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3.3 Empowering clients

There are explicit and implicit similarities between various different definitions of empowerment and more specific empowering clients. They can be formalised into seven core components of empowerment:
  • self-efficacy - one’s belief that a situation may be changed or influenced;
  • participation and collaboration - a collaborative relationship between help-seeker and help giver
  • sense of control - change is attributed to the actions of the person concerned
  • meeting personal needs - the needs and aspirations of the person are addressed in ways which make them more capable and more competent
  • understanding the environment - the person is able to make a critical analysis of the services, structures and sources of (both formal and informal) support in their environment
  • personal action - there are opportunities to express empowerment in different ways
  • access to resources - resources might include friends and relatives, community groups and organisations, service supports and self –help groups.

It is important to empower clients for a variety of reasons: It enables to recognize their strengths and abilities and perform on their own. It enables them to solve problems in the future on their own and successfully.

There are a variety of strategies to empower clients. Some examples are:
  • Challenge stereotypes. See your clients as people rather than labels -- of diagnosis, gender, class, race, physical or intellectual ability or sexual preference.
  • While challenging stereotypes, do not overlook that your client might be a member of an oppressed group. Let them know that you are open to talking about any issues they may have relating to their perception of how they are viewed by society.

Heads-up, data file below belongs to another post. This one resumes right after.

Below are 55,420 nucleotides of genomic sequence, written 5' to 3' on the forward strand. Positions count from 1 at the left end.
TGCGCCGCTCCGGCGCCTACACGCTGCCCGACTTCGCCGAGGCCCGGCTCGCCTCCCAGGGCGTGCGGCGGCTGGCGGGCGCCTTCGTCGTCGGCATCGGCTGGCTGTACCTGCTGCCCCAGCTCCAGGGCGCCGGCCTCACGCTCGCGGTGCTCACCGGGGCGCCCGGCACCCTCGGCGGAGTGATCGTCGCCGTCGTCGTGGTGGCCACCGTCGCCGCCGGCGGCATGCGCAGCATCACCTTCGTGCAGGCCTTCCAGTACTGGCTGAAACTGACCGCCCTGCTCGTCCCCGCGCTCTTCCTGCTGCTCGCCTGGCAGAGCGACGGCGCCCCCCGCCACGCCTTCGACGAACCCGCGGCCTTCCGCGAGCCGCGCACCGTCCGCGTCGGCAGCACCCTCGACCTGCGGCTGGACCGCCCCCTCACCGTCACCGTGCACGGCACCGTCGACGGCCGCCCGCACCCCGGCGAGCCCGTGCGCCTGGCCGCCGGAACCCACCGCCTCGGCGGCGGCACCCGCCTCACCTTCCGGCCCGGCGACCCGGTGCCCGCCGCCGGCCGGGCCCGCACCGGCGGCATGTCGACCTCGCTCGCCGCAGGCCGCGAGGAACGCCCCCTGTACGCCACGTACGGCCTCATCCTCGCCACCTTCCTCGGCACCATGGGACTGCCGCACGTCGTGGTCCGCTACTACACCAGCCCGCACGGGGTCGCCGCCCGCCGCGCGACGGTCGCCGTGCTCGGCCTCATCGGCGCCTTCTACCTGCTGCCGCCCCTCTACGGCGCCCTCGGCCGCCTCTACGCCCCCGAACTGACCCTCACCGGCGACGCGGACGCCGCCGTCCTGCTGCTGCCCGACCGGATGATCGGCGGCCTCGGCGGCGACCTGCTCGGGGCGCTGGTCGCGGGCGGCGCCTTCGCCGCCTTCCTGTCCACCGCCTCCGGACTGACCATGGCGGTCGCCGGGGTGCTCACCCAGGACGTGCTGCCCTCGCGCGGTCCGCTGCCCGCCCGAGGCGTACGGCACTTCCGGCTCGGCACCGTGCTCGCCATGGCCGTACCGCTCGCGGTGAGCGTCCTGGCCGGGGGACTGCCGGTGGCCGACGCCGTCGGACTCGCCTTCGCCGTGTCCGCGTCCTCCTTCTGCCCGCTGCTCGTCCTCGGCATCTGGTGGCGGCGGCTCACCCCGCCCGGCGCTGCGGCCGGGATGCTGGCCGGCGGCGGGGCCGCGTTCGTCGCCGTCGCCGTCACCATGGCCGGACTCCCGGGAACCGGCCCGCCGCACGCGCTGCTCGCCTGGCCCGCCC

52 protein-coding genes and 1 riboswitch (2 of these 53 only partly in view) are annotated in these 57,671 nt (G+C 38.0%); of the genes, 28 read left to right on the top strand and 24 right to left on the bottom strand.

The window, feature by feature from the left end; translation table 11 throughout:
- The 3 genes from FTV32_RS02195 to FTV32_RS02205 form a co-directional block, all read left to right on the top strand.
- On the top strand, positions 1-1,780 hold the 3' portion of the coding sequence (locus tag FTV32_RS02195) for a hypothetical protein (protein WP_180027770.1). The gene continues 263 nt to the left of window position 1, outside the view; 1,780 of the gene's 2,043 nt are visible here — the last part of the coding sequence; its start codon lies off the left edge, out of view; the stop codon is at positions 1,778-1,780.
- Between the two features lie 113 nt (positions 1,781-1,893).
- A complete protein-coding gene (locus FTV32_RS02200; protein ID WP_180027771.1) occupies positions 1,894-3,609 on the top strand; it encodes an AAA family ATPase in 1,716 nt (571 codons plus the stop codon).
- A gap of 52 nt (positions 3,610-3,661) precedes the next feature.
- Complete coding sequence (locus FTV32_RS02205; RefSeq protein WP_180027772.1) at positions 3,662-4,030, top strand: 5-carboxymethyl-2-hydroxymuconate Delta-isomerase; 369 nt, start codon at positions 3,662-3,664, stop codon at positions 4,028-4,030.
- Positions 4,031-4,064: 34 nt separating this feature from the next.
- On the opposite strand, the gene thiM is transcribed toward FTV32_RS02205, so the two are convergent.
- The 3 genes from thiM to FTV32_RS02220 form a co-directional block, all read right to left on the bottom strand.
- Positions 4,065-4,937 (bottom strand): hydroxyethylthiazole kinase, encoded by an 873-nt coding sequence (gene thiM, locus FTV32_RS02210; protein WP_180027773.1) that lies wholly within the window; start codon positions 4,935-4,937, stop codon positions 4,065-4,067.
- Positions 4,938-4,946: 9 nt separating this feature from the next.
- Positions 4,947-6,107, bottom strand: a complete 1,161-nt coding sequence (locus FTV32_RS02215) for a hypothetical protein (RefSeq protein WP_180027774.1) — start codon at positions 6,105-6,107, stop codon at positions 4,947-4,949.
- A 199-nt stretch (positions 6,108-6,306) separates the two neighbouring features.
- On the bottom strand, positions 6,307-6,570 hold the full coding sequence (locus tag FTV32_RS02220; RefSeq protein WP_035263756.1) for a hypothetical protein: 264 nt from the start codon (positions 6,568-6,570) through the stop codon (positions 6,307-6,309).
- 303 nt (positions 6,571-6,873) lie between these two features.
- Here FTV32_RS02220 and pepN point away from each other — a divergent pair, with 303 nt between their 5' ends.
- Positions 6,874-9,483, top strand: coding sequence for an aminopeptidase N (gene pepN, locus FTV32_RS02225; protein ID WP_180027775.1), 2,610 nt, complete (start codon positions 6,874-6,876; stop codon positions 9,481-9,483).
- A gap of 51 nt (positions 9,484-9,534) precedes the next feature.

• Set up an egalitarian rather than hierarchical relationship. Treat your clients as collaborators. Brainstorm together.
  • Listen to their viewpoint on etiology.
  • Ask for and listen to their "solutions." (If not a complete solution, the germ of a solution may be present.)
  • Rather than solving their problems, teach them how to do so
  • Discuss the rationale for your decisions and interventions. Do they agree? Obtain their informed consent on strategies to change.
  • Recognize the role of context on their behavior and help them see it -- rather than blaming them inappropriately for their problems.
  • Listen to their view on the world and learn from them.
  • Etc.

Read more on:

J.M Slattery, department of psychology, Clarion University – Pennsylvania - USA

Client-centred empowering partnering in nursing, D. Brown, C Mc William, C. Ward-Griffin, Journal of Advanced Nursing, (V 53-2), 2006

The community power pack, Department of communities & local government, 2008

Empowering communities to influence local decision making: a systematic review of the evidence, June 2009

This project has been funded with support from the European Commission.
This publication reflects the views only of the author, and the Commission cannot be held responsible for any use which may be made of the information contained therein.
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